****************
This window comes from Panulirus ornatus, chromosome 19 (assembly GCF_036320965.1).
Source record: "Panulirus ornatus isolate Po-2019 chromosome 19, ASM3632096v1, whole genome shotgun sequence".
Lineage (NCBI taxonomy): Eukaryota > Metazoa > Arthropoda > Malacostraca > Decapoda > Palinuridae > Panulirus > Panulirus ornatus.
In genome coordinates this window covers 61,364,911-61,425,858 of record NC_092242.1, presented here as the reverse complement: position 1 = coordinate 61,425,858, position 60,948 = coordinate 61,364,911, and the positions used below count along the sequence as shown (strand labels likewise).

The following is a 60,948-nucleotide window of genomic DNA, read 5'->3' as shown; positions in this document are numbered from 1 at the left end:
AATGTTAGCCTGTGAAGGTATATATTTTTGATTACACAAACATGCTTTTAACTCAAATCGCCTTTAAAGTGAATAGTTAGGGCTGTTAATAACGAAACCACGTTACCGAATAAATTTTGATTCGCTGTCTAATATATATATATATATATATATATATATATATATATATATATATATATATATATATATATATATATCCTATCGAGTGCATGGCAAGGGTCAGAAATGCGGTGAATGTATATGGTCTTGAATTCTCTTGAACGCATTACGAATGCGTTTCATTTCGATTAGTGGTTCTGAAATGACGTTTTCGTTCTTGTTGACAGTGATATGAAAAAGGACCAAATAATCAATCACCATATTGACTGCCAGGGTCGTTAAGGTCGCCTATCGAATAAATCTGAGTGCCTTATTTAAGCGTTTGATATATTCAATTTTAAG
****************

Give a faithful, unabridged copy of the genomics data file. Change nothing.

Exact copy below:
This window comes from Panulirus ornatus, chromosome 19 (assembly GCF_036320965.1).
Source record: "Panulirus ornatus isolate Po-2019 chromosome 19, ASM3632096v1, whole genome shotgun sequence".
Lineage (NCBI taxonomy): Eukaryota > Metazoa > Arthropoda > Malacostraca > Decapoda > Palinuridae > Panulirus > Panulirus ornatus.
In genome coordinates this window covers 61,364,911-61,425,858 of record NC_092242.1, presented here as the reverse complement: position 1 = coordinate 61,425,858, position 60,948 = coordinate 61,364,911, and the positions used below count along the sequence as shown (strand labels likewise).

The following is a 60,948-nucleotide window of genomic DNA, read 5'->3' as shown; positions in this document are numbered from 1 at the left end:
AATGTTAGCCTGTGAAGGTATATATTTTTGATTACACAAACATGCTTTTAACTCAAATCGCCTTTAAAGTGAATAGTTAGGGCTGTTAATAACGAAACCACGTTACCGAATAAATTTTGATTCGCTGTCTAATATATATATATATATATATATATATATATATATATATATATATATATATATATATATATATATATCCTATCGAGTGCATGGCAAGGGTCAGAAATGCGGTGAATGTATATGGTCTTGAATTCTCTTGAACGCATTACGAATGCGTTTCATTTCGATTAGTGGTTCTGAAATGACGTTTTCGTTCTTGTTGACAGTGATATGAAAAAGGACCAAATAATCAATCACCATATTGACTGCCAGGGTCGTTAAGGTCGCCTATCGAATAAATCTGAGTGCCTTATTTAAGCGTTTGATATATTCAATTTTAAG